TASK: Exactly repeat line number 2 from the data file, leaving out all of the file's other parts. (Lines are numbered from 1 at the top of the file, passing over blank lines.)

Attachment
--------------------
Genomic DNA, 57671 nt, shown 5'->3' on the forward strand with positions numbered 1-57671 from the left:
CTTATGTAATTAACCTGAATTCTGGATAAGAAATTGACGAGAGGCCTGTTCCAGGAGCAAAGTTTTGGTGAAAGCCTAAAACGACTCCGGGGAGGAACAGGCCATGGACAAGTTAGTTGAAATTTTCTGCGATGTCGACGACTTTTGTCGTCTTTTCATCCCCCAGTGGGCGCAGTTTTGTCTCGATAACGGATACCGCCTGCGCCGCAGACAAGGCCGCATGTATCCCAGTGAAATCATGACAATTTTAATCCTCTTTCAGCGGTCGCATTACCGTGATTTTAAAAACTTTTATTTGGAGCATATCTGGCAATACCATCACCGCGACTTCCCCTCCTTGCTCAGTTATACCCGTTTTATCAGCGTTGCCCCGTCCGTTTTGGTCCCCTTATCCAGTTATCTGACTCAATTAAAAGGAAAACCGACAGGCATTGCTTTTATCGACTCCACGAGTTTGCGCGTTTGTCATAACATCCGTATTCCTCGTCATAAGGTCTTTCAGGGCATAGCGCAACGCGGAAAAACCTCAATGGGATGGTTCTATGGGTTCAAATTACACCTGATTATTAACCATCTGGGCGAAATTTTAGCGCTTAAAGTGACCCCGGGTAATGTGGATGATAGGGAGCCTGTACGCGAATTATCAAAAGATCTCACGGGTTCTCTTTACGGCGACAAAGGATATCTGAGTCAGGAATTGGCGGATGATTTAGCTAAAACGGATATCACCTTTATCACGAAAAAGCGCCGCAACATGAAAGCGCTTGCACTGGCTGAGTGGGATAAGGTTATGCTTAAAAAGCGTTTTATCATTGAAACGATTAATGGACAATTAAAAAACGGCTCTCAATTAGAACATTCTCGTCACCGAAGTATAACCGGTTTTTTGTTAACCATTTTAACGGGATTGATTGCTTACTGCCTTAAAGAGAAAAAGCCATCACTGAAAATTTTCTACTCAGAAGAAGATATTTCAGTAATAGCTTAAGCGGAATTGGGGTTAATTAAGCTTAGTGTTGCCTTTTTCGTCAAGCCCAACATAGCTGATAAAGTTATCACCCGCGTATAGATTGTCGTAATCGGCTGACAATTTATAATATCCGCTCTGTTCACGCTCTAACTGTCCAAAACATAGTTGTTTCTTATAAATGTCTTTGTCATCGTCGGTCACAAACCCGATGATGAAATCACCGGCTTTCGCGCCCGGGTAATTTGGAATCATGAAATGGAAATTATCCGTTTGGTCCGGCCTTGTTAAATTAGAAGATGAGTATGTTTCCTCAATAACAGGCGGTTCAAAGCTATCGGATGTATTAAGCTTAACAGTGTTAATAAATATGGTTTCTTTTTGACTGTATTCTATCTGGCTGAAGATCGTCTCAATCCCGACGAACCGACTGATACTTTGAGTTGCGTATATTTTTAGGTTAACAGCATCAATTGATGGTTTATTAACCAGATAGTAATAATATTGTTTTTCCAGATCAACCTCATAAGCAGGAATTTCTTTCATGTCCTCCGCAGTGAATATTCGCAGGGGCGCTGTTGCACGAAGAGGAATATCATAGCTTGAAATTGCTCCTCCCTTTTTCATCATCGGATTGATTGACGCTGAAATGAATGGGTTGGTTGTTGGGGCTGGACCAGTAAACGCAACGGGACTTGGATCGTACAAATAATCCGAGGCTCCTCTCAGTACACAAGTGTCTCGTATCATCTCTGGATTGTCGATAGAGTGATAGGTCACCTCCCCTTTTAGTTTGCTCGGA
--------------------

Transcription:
CTTATGTAATTAACCTGAATTCTGGATAAGAAATTGACGAGAGGCCTGTTCCAGGAGCAAAGTTTTGGTGAAAGCCTAAAACGACTCCGGGGAGGAACAGGCCATGGACAAGTTAGTTGAAATTTTCTGCGATGTCGACGACTTTTGTCGTCTTTTCATCCCCCAGTGGGCGCAGTTTTGTCTCGATAACGGATACCGCCTGCGCCGCAGACAAGGCCGCATGTATCCCAGTGAAATCATGACAATTTTAATCCTCTTTCAGCGGTCGCATTACCGTGATTTTAAAAACTTTTATTTGGAGCATATCTGGCAATACCATCACCGCGACTTCCCCTCCTTGCTCAGTTATACCCGTTTTATCAGCGTTGCCCCGTCCGTTTTGGTCCCCTTATCCAGTTATCTGACTCAATTAAAAGGAAAACCGACAGGCATTGCTTTTATCGACTCCACGAGTTTGCGCGTTTGTCATAACATCCGTATTCCTCGTCATAAGGTCTTTCAGGGCATAGCGCAACGCGGAAAAACCTCAATGGGATGGTTCTATGGGTTCAAATTACACCTGATTATTAACCATCTGGGCGAAATTTTAGCGCTTAAAGTGACCCCGGGTAATGTGGATGATAGGGAGCCTGTACGCGAATTATCAAAAGATCTCACGGGTTCTCTTTACGGCGACAAAGGATATCTGAGTCAGGAATTGGCGGATGATTTAGCTAAAACGGATATCACCTTTATCACGAAAAAGCGCCGCAACATGAAAGCGCTTGCACTGGCTGAGTGGGATAAGGTTATGCTTAAAAAGCGTTTTATCATTGAAACGATTAATGGACAATTAAAAAACGGCTCTCAATTAGAACATTCTCGTCACCGAAGTATAACCGGTTTTTTGTTAACCATTTTAACGGGATTGATTGCTTACTGCCTTAAAGAGAAAAAGCCATCACTGAAAATTTTCTACTCAGAAGAAGATATTTCAGTAATAGCTTAAGCGGAATTGGGGTTAATTAAGCTTAGTGTTGCCTTTTTCGTCAAGCCCAACATAGCTGATAAAGTTATCACCCGCGTATAGATTGTCGTAATCGGCTGACAATTTATAATATCCGCTCTGTTCACGCTCTAACTGTCCAAAACATAGTTGTTTCTTATAAATGTCTTTGTCATCGTCGGTCACAAACCCGATGATGAAATCACCGGCTTTCGCGCCCGGGTAATTTGGAATCATGAAATGGAAATTATCCGTTTGGTCCGGCCTTGTTAAATTAGAAGATGAGTATGTTTCCTCAATAACAGGCGGTTCAAAGCTATCGGATGTATTAAGCTTAACAGTGTTAATAAATATGGTTTCTTTTTGACTGTATTCTATCTGGCTGAAGATCGTCTCAATCCCGACGAACCGACTGATACTTTGAGTTGCGTATATTTTTAGGTTAACAGCATCAATTGATGGTTTATTAACCAGATAGTAATAATATTGTTTTTCCAGATCAACCTCATAAGCAGGAATTTCTTTCATGTCCTCCGCAGTGAATATTCGCAGGGGCGCTGTTGCACGAAGAGGAATATCATAGCTTGAAATTGCTCCTCCCTTTTTCATCATCGGATTGATTGACGCTGAAATGAATGGGTTGGTTGTTGGGGCTGGACCAGTAAACGCAACGGGACTTGGATCGTACAAATAATCCGAGGCTCCTCTCAGTACACAAGTGTCTCGTATCATCTCTGGATTGTCGATAGAGTGATAGGTCACCTCCCCTTTTAGTTTGCTCGGA